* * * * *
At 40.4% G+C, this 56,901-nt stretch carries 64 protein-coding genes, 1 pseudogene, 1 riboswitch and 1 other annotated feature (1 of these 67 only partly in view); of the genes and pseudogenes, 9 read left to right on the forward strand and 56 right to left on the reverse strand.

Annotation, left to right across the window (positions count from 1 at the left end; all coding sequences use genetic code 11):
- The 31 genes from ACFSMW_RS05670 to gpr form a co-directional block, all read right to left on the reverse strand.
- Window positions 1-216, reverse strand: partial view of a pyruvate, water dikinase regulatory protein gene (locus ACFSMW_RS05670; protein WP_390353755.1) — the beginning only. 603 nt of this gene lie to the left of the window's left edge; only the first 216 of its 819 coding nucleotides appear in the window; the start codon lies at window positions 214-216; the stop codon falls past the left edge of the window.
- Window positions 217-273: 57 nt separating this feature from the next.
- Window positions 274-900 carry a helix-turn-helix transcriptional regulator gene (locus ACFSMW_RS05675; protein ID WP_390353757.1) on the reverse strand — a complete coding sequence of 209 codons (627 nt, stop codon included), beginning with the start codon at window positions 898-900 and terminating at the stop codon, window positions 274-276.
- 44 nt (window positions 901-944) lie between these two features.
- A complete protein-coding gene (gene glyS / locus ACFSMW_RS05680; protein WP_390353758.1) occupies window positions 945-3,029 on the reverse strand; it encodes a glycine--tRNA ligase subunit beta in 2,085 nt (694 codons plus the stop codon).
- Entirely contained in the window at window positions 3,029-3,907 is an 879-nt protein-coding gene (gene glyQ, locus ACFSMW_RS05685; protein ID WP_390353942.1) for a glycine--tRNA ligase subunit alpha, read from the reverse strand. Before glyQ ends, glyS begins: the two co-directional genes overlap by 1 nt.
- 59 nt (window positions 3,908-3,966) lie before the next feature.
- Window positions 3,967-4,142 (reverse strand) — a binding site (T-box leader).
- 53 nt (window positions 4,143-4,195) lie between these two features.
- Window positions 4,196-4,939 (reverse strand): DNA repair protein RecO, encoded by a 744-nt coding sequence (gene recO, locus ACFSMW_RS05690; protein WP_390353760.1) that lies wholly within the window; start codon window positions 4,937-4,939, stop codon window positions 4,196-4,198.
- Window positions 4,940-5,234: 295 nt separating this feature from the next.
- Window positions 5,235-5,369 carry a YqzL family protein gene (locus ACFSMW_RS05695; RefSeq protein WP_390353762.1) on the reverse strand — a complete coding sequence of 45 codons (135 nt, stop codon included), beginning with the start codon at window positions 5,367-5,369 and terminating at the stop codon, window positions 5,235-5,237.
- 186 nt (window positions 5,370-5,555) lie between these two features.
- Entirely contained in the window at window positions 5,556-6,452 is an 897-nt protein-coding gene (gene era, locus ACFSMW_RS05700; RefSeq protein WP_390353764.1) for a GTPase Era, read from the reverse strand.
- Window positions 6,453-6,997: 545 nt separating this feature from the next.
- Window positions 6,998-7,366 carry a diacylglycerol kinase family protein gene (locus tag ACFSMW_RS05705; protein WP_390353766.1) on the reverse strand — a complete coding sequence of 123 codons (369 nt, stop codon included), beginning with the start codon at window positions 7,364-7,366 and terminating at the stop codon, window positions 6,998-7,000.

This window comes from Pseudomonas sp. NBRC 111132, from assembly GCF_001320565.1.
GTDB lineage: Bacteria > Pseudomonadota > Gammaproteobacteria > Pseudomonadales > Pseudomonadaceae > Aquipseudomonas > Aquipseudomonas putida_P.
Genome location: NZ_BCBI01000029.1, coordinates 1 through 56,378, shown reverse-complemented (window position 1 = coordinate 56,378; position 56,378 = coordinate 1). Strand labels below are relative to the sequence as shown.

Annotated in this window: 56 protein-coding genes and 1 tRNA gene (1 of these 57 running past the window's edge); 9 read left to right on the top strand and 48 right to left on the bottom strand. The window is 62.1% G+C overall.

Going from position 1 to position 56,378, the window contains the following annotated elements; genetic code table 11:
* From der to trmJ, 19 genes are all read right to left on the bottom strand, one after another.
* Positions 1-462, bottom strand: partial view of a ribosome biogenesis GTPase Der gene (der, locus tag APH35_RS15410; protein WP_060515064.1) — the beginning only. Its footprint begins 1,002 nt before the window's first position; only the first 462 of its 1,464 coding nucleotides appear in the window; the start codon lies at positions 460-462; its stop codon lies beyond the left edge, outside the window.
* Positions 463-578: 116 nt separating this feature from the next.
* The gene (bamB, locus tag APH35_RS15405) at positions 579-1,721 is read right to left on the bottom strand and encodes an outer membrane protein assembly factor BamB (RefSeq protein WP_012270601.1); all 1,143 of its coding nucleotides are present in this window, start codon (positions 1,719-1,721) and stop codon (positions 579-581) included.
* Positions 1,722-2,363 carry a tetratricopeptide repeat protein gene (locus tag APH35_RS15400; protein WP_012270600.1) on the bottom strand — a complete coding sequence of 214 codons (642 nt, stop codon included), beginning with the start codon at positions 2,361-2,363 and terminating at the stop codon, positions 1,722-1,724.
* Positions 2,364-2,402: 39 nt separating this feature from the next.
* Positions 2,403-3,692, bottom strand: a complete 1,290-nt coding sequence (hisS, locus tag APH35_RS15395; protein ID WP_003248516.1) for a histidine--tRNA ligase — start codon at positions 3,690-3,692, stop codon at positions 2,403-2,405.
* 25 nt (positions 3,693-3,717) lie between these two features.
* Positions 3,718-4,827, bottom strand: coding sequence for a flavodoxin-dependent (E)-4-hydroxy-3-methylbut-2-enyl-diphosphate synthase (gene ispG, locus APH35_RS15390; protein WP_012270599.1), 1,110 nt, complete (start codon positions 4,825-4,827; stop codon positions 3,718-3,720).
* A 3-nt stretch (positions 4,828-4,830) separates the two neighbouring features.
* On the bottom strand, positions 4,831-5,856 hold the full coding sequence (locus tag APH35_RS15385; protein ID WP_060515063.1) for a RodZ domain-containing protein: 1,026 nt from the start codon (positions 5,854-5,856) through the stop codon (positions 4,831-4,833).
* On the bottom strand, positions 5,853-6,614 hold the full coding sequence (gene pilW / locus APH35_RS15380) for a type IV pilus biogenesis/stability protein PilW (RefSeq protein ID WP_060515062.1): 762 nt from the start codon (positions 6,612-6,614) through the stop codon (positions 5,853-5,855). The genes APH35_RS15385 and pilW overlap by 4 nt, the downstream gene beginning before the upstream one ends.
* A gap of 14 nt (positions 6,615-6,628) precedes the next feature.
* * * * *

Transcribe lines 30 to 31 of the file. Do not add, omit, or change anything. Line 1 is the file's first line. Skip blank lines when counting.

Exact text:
* Positions 2,364-2,402: 39 nt separating this feature from the next.
* Positions 2,403-3,692, bottom strand: a complete 1,290-nt coding sequence (hisS, locus tag APH35_RS15395; protein ID WP_003248516.1) for a histidine--tRNA ligase — start codon at positions 3,690-3,692, stop codon at positions 2,403-2,405.